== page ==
It is critical to ascertain unusual presentations of diseases (both in terms of demographics and stage of progression) so that appropriate workup and treatment can be offered. Standard therapies for sarcoidosis of the skin include corticosteroids, antimalarials, tetracyclines, and methotrexate. Tumor necrosis factor-Î± inhibitors are used in recalcitrant cases.2
When faced with high clinical suspicion for cutaneous disease, primary care physicians play an important role in referring patients to dermatologists. Dermatologists often make the diagnosis of sarcoidosis, and may be the first physician to provide targeted care. Without early recognition and care, the ensuing systemic sarcoidosis can lead to high rates of morbidity.2
The authors are affiliated with department of dermatology at SUNY Downstate College of Medicine in Brooklyn. Mr Anwar is a third-year medical student and Dr Lowenstein is Director of Clinical Research and Associate Professor.
1. English JC III, Patel PJ, Greer KE. Sarcoidosis. J Am Acad Dermatol. 2001;44:725-743.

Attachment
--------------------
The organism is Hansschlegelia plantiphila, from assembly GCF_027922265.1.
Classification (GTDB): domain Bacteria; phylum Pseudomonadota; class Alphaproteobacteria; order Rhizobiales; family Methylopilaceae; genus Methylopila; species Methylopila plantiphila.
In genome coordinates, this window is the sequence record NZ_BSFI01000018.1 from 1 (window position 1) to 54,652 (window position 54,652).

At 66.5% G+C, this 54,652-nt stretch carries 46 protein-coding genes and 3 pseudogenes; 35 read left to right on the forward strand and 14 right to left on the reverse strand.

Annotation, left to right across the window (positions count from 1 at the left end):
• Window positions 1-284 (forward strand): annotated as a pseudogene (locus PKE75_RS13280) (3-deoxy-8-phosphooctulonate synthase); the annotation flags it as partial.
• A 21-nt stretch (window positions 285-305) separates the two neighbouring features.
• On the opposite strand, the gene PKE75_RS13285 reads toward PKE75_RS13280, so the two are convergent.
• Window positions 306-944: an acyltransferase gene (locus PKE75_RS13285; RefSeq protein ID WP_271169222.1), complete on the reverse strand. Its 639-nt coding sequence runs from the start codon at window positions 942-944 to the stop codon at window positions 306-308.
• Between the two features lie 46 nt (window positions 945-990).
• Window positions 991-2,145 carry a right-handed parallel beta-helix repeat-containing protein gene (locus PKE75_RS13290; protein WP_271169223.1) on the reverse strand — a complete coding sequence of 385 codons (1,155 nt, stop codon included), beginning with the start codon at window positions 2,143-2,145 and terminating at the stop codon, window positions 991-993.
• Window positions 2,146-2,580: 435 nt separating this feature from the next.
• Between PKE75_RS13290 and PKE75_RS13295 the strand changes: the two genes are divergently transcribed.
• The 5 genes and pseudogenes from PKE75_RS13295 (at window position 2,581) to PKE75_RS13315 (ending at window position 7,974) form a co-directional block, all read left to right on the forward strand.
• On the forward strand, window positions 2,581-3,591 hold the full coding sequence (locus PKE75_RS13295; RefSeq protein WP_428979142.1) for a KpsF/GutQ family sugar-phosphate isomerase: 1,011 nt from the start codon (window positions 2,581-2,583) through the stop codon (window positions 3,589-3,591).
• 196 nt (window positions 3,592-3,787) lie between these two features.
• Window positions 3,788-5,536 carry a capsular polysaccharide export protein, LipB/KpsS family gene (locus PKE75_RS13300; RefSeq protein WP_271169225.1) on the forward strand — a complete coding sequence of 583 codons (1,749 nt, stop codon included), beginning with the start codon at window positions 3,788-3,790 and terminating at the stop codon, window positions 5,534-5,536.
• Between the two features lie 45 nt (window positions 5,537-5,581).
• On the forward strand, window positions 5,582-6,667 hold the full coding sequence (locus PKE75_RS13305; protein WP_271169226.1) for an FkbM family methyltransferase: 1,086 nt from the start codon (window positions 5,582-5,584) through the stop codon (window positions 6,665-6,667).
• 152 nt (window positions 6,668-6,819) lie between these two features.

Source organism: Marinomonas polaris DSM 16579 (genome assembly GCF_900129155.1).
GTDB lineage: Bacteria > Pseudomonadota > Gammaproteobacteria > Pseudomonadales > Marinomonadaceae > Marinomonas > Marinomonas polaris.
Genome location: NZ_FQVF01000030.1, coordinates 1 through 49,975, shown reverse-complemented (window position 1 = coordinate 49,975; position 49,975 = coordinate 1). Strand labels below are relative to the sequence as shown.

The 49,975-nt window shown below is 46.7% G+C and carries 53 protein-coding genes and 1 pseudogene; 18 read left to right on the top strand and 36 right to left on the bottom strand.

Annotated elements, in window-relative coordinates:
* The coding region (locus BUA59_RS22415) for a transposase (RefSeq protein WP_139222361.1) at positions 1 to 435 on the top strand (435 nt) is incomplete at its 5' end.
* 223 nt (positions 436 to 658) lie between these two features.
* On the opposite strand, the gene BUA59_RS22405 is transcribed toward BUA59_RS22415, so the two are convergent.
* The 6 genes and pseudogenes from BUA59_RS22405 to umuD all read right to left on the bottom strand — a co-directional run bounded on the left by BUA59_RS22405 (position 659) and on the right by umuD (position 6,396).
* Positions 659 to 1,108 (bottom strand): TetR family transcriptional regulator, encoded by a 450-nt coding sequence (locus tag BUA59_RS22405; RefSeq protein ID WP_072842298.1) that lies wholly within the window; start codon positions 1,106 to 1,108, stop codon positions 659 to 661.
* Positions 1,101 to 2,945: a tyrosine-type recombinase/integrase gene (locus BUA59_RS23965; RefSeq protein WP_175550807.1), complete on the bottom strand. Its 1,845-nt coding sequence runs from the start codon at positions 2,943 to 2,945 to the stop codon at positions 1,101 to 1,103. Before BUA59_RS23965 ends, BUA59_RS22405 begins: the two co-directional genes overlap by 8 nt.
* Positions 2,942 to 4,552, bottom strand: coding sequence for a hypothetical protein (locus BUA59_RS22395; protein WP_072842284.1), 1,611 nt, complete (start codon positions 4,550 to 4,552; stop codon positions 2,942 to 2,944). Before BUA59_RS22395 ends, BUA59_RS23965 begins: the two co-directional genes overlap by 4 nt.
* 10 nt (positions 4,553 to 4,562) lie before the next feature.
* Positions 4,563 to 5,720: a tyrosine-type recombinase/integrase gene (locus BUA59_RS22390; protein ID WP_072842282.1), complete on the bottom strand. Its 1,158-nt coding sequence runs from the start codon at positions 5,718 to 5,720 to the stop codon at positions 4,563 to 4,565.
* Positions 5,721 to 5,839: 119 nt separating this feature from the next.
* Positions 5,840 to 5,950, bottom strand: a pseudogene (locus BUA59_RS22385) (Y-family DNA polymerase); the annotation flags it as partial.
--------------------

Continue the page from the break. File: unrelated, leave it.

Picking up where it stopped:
2. Haimovic A, Sanchez M, Judson MA, et al. Sarcoidosis: a comprehensive review and update for the dermatologist. Part I. J Am Acad Dermatol. 2012;66:e1-e18.
3. Haimovic A, Sanchez M, Judson MA, et al. Sarcoidosis: a comprehensive review and update for the dermatologist. Part II: extracutaneous disease. J Am Acad Dermatol. 2012;66:e1-e10.
4. Usui Y, Kaiser ED, See RF, et al. Update of ocular manifestations in sarcoidosis. Sarcoidosis Vasc Diffuse Lung Dis. 2002;19:167-175. http://europepmc.org/abstract/med/12405485.
5. Vignaux O. Cardiac sarcoidosis: spectrum of MRI features. Am J Roentgenol. 2005;184:249-254. http://www.ajronline.org/doi/full/10.2214/ajr.184.1.01840249]
6. Marchell RM, Judson MA. Chronic cutaneous lesions of sarcoidosis. Clin Dermatol. 2007;25:295-302.
7. Pellicano R, Tiodorovic-Zivkovic D, Gourhant JY, et al. Dermoscopy of cutaneous sarcoidosis. Dermatology. 2010;221:51-54.